Source: Tom Keppeler, “Oastea Domnului: The Army of the Lord in Romania,” Religion, State, and Society, 21/2 (1993): 221-227.


12341494_1055389667812928_7990010346108551118_nThe Organization for Jewish Colonization in Russia (Idishe Kolonizatsie Organizatsie in Rusland) was founded in the U.S. and Canada in 1924. It was a Communist group that supported settlement in the Jewish Birobidzhan in the Soviet Union. The organization intended to raise money for Jewish collective farms in order to provide an alternative living space for Jewish people dealing with Anti-Semitism in Europe. However, the organization was dwindling by the end of World War II and it was terminated in 1951 by the anti-Communist era when McCarthy became president.

Source: “Organization for Jewish Colonization in Russia,” Wikipedia. Accessed December 3, 2015.


11202603_2517730217621_2028022878129444193_n.jpgAndrew van der Bijl, or Brother Andrew, was a Dutch Evangelical missionary. When the communist Soviet Union was declaring there was no God, Brother Andrew traveled to the country in 1955 using a Volkswagen Beetle, to disperse Bibles from his suitcase to those in need of them, including priests behind bars. His autobiography, “God’s Smuggler” tells of dangerous border crossings and pursuits by the KGB. He founded “Open Doors” which is a current missionary group aiming to raise the awareness of religious persecution.

Source: “Brother Andrew’s Story,” Open Doors. Accessed December 3, 2015.

J. Lee Grady, “Secret Agent Man,” Charisma Magazine. Accessed December 3, 2015.


UntitledThe National Organization of Russian Muslims (NORM) was founded in 2004 to unite Russian Muslim communities of Moscow. This Organization created the Cultural-educational center “Proponents of Tradition and Unity”, which aimed to increase Da`wah among ethnic Russians and interactions with other ethnic-national Muslim communities. Abu Talib (Anatoliy Stepchenko) from Omsk, who converted to Islam in 1990, was elected as a chairman. There was a shift from acute controversy to cooperation with the conversion of a former priest of the Russian Orthodox Church, Ali Polosin, who is now a well-known Islamic scholar and an expert on interfaith dialogue and Muslim-Christian relations.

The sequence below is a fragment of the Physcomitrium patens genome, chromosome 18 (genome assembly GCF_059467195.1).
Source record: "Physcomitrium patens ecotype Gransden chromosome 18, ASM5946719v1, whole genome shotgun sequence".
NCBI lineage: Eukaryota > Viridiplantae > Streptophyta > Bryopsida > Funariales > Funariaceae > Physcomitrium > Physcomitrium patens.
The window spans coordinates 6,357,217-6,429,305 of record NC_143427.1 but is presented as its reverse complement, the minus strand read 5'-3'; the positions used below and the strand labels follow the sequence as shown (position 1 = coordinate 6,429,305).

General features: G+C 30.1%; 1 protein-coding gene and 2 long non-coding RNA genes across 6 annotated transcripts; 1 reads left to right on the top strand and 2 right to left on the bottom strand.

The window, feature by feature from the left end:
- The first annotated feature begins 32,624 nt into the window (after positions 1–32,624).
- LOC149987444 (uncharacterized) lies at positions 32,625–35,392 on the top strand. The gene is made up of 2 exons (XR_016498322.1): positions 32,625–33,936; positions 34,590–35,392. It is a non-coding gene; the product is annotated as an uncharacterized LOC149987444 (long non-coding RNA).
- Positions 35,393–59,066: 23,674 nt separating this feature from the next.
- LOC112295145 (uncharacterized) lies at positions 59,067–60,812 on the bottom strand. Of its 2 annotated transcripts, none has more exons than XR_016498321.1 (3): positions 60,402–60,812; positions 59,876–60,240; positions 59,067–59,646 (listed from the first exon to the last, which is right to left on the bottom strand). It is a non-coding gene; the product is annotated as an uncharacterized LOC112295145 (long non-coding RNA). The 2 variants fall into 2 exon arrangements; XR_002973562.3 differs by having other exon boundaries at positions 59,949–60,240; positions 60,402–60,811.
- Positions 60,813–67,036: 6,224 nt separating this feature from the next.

Sources: “National Organization of Russian Muslims,” Wikipedia. Accessed December 4, 2015.

“Vyacheslav Polosin,” Wikipedia. Accessed December 4, 2015.

“Putin congratulates Russian Muslims with Eid al-Fitr,” TASS. Accessed December 4, 2015.


12347704_1242076005818923_6806063536056536385_nMissionary work is integral to the Mormon faith. Mormons believe that it is their duty to bestow the gift of their faith to as many as they can. This cause, while admirable, is difficult to accomplish in Russia as many Russian officials, Putin included, oppose the missionaries. Similarly, there are many Russian citizens who have acted out violently against missionaries.

Sources: “Missionary Work,” Accessed December 4, 2015.

Anna Nemtsova, “Russia’s Anti-Mormon Campaign,” The Daily Beast. Accessed December 4, 2015.

Ninevah Dinha, “2 LDS missionaries robbed at knifepoint in Russia,” Fox 13 Salt Lake City. Accessed December 4, 2015.